The closing statement from the chair, Gabriel Grimsditch from the UN Environment, was that taking steps towards sustainability for your business does not need to cost money, and will actually act to build profits in the medium and long term.

Contact: Chloe Harvey, Programmes Manager at The Reef-World Foundation


BLOG: Reef-World’s International Year of the Reef

BLOG: Reef-World’s International Year of the Reef

This year the international community is celebrating coral reefs, 2018 was declared as the International Year of the Reef (IYOR). The third IYOR was launched by the International Coral Reef Initiative (ICRI) as it is recognised that reefs are facing an uphill battle against global changes in climate, ocean acidification and a host of local threats. When working in conservation, or if you are interested in any type of conservation movement, is not new to know that nature is suffering and that the reason for it usually boils down to one thing, humans.

For us in Reef-World IYOR was a great opportunity to raise awareness, and certainly, it was for me. Since I graduated from university, back in 2010, I knew that I wanted to apply my knowledge and skills towards raising environmental awareness. It seemed very obvious back then, and unfortunately, it still is, how people tend to isolate their day to day lives from nature. Not thinking about their actions and even less on the consequences.

During last years' Green Fins implementation in Palau, I had the opportunity to see some of the most stunning coral reefs. Crazy to think that all reefs used to look like this at some point!

During last years' Green Fins implementation in Palau, I had the opportunity to see some of the most stunning coral reefs. Crazy to think that all reefs used to look like this at some point!

Our everyday actions have environmental impacts. Even those living in cities far from the coastline can have an impact on the marine environment. Do you smoke? Do you flick your cigarette butt on the floor when you’re done? That cigarette butt can very easily travel from the drain to the ocean, and the chemicals found in one cigarette butt can leach out and contaminate approximately 7.5 litres of water within one hour. Are you aware of the CO2 emissions of your daily commute? Carbon Dioxide in the atmosphere heats up the Earth and the oceans absorb most of this excess heat. Heat absorbed by the ocean is moved from one place to another, but it doesn’t disappear. The heat energy eventually re-enters the rest of the Earth system by melting ice shelves, evaporating water, or directly reheating the atmosphere. Many buzz words like climate change, ocean acidification and rising sea levels; come out this equation. I’m not even going to get started on the issue of plastics, that would be another blog in itself.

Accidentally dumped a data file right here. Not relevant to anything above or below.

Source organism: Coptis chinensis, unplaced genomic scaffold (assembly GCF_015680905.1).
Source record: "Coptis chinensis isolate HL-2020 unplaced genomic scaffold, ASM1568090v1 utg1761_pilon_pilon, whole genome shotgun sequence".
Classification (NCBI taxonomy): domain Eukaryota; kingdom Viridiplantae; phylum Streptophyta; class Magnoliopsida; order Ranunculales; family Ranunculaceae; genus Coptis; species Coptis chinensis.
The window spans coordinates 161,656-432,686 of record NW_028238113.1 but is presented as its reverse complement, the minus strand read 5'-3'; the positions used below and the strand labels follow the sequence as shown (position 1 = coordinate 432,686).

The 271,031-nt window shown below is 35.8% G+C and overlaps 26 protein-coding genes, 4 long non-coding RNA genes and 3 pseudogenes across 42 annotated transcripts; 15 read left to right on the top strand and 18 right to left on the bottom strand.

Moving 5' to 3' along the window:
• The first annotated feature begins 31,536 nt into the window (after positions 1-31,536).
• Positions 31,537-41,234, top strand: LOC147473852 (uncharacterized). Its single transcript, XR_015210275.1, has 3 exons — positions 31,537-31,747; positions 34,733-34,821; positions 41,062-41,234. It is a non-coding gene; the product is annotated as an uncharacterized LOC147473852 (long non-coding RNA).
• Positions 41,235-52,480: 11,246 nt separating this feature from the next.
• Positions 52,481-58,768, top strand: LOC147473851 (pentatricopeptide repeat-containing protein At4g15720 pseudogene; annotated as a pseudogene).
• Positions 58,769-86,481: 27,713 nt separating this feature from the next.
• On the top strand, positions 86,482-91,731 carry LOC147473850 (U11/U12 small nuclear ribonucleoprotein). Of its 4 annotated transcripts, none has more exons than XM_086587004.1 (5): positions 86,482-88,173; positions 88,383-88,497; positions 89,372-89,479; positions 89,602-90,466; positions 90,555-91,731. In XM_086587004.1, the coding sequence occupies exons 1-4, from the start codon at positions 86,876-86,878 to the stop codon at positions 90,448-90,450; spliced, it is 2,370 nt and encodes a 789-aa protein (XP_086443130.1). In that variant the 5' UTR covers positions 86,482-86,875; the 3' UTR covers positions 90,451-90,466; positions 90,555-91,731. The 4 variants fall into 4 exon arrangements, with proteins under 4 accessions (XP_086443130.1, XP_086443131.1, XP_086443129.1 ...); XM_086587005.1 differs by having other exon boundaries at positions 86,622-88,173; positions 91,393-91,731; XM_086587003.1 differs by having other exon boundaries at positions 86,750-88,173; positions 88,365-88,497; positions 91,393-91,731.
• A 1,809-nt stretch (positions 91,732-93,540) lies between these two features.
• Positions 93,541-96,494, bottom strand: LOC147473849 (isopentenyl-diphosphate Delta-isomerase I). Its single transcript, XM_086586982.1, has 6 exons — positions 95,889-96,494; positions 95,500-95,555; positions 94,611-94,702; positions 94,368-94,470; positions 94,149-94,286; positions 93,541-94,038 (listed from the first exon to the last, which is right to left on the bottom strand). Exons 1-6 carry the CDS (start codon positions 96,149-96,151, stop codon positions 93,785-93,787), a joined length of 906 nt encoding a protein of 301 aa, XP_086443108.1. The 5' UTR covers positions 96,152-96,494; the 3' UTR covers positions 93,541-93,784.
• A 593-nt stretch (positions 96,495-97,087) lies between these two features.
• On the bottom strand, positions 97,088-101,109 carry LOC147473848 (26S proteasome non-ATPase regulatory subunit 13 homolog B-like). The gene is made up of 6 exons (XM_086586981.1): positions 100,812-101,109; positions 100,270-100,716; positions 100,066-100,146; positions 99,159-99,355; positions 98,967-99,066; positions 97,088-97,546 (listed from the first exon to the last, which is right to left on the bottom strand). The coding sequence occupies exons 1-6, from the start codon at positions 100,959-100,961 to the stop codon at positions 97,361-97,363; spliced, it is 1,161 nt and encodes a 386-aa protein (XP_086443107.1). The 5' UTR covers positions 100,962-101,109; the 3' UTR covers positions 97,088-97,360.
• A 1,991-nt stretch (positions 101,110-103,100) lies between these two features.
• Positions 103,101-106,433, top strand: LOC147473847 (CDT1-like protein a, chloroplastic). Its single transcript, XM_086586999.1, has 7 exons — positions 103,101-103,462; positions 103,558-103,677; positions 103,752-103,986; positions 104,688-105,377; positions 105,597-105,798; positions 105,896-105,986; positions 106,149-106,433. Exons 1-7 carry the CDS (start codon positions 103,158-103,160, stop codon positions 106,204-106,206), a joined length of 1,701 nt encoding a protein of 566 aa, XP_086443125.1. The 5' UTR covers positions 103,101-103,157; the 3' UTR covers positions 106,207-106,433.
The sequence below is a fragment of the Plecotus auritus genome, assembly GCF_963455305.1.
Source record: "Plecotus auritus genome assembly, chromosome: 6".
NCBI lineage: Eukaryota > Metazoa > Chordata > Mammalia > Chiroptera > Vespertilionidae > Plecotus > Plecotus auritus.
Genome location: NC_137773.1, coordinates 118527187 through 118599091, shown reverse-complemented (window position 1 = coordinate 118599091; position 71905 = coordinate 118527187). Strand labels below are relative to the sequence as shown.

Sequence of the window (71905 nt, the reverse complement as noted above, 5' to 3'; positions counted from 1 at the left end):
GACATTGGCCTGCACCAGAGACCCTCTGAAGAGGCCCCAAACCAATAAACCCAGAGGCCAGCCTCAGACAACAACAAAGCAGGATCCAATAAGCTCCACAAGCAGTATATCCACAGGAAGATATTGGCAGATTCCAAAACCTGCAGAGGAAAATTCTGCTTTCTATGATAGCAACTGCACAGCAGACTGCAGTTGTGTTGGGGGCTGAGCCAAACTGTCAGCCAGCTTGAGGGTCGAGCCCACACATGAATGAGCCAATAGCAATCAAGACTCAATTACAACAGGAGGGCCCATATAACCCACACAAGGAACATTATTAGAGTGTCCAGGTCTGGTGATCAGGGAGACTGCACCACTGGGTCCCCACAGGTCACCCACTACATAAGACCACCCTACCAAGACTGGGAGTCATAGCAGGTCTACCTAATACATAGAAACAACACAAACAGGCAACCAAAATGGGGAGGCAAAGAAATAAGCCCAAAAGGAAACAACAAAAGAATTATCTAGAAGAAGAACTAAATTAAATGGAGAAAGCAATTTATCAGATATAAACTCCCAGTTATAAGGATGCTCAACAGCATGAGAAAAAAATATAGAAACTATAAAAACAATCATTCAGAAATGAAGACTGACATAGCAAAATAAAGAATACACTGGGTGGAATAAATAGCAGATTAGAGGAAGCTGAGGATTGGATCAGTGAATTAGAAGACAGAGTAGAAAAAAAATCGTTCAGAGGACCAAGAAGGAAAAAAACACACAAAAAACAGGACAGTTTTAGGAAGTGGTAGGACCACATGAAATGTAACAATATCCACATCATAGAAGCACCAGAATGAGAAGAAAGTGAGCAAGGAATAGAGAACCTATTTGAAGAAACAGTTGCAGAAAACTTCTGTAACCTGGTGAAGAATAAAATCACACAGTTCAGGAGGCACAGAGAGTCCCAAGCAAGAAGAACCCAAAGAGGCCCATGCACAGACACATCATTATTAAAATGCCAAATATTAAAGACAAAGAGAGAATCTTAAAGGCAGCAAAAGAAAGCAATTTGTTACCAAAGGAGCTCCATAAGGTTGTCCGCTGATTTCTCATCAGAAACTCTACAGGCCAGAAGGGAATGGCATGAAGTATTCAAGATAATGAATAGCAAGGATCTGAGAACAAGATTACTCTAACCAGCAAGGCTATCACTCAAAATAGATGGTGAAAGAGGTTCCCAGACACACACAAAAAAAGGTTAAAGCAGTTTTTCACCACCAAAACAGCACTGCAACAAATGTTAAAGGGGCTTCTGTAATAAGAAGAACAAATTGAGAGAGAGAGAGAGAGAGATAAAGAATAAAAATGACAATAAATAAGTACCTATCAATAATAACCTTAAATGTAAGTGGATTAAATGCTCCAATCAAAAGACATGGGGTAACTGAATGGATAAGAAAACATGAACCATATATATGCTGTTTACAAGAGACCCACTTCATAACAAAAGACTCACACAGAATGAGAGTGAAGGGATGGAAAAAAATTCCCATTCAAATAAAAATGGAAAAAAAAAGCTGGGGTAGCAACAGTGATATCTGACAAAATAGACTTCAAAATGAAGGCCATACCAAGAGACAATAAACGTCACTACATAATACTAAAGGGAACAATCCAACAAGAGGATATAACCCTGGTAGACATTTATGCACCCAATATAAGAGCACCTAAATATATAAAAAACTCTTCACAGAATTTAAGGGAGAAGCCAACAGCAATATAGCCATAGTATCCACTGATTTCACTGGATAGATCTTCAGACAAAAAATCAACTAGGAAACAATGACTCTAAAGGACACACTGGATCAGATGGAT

In a nutshell, there are MANY problems, and to have one organisation tackling ALL of them is not very realistic. What we do is to help a specific group, the diving industry, to lessen their environmental impact. The diving industry, like any other tourism industry, has many impacts on the marine environment, and it is through Green Fins that we help them tackle those threats.

To celebrate IYOR we decided to make a special effort to spread the Green Fins message and get as many people involved as possible! Social media has become one of the most influential communication channels, with recent studies showing that people are starting to expand their use of social media platforms. Revealing trends where social begins to overtake search engines. Using this new understanding we want to make the user experience more enriching and in doing so, more beneficial for the reefs! And for that reason, we released the #GreenFinsIYOR2018 social media campaign.

The social media campaign aims to make sustainable diving practices the social norm, by promoting pragmatic solutions to key local threats identified through years of work with the dive industry; and encouraging other stakeholders, like equipment manufacturers, to take action to reduce the pressures on coral reefs.  If you are not yet following Green Fins on social media, this is the year to start!! It is never too late, you won't miss a thing because all the posts, hashtags and relevant information are collected in one place: